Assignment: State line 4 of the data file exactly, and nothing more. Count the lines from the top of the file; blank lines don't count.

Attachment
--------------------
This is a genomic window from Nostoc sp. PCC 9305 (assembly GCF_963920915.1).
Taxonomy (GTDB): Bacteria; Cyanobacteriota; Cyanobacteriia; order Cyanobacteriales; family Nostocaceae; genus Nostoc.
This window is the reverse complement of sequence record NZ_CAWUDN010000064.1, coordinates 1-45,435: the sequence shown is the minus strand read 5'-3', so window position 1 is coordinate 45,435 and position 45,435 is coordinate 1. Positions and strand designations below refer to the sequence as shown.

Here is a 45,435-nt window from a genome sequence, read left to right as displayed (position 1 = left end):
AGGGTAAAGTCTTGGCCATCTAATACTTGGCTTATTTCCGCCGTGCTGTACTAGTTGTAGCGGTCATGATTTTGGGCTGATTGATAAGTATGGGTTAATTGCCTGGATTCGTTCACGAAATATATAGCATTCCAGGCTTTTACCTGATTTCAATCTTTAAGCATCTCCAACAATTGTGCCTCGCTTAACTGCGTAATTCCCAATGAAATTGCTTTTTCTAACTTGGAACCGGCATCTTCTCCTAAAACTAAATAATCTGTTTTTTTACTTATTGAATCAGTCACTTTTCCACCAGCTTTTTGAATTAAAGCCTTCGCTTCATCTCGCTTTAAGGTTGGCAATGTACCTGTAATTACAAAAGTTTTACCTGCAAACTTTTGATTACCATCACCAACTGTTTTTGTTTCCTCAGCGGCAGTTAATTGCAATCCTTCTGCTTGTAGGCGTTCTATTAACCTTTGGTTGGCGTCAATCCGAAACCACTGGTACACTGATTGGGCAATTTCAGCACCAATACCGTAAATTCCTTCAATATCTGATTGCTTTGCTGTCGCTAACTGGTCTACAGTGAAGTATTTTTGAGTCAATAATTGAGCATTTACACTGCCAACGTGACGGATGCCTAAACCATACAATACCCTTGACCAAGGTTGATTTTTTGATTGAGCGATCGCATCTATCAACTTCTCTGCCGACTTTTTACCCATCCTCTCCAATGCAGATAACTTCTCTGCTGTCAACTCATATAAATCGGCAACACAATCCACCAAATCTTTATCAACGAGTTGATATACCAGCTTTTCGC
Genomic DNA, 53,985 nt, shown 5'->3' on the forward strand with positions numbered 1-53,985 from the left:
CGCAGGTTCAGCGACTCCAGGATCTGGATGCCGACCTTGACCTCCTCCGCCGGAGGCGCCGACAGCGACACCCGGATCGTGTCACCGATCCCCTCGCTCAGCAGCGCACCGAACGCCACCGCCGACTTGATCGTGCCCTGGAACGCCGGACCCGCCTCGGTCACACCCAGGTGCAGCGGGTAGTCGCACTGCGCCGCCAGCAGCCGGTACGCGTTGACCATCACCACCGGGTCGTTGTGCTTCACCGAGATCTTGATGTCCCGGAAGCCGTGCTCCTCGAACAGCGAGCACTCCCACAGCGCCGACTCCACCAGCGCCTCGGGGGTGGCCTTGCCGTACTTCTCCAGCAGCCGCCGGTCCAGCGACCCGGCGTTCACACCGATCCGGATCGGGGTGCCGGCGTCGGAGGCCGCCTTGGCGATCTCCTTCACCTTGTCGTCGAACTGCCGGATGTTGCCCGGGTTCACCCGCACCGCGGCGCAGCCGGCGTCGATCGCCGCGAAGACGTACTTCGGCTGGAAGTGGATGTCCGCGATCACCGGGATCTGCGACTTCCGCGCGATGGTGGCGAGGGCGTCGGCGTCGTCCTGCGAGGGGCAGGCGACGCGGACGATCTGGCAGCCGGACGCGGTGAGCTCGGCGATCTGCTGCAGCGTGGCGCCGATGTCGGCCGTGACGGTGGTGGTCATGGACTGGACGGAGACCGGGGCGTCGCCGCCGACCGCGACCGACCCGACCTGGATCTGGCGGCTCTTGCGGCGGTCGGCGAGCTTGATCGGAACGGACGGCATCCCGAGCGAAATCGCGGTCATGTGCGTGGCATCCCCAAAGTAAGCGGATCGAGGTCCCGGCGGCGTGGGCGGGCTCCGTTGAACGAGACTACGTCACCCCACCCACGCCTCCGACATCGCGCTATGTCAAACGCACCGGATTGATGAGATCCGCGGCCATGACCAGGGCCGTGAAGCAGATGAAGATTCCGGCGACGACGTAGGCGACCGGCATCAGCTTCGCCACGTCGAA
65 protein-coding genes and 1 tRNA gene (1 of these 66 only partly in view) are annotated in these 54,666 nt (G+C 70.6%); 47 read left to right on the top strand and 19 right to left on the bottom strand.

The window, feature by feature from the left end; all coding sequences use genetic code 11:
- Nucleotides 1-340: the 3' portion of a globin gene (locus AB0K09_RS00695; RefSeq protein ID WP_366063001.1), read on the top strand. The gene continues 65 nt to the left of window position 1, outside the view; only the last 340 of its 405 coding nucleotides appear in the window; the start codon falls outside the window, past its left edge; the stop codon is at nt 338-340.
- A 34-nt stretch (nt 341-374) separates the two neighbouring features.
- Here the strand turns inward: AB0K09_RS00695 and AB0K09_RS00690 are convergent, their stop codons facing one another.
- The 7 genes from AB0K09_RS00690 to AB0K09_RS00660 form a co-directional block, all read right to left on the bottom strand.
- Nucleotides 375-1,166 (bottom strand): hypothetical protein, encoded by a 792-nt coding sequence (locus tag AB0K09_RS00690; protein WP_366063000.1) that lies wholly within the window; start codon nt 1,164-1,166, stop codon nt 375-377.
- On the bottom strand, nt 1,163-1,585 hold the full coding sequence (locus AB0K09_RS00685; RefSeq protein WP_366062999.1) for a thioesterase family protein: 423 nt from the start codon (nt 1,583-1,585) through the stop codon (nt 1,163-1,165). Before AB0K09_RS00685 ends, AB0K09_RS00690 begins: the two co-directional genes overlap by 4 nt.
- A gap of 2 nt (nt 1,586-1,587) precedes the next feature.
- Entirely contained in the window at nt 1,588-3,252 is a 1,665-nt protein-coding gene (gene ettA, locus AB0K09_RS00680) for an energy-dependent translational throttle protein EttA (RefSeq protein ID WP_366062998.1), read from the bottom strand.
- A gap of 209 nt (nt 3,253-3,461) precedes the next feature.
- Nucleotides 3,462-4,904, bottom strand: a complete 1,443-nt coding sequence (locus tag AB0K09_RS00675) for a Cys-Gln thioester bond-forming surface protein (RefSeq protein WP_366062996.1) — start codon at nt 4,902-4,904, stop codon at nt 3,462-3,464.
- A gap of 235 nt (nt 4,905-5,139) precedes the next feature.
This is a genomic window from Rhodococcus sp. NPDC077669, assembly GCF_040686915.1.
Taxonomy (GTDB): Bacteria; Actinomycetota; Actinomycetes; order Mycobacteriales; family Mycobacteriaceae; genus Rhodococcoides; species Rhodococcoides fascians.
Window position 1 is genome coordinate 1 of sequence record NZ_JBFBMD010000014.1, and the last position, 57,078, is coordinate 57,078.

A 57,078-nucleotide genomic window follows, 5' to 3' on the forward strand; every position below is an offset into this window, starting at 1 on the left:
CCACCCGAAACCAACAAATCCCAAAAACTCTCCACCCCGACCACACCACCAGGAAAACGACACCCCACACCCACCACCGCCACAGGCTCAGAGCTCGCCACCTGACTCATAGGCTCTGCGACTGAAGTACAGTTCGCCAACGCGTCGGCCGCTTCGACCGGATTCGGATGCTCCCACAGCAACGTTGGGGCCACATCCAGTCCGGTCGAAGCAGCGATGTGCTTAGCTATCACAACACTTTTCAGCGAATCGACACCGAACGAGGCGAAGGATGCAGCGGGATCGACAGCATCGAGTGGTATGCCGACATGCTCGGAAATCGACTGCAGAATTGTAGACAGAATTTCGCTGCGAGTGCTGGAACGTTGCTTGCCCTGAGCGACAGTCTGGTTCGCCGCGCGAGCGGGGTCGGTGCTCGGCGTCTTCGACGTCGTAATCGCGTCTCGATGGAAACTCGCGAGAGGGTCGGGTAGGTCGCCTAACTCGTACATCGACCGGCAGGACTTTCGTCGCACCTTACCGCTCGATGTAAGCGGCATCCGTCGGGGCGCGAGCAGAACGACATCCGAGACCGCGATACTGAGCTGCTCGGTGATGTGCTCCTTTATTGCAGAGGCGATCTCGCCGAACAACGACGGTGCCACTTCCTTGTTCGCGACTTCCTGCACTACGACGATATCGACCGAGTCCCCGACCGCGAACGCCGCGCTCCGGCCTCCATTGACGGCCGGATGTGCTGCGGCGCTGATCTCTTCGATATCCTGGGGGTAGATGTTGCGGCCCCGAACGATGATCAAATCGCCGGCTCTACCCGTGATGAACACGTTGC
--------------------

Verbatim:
Here is a 45,435-nt window from a genome sequence, read left to right as displayed (position 1 = left end):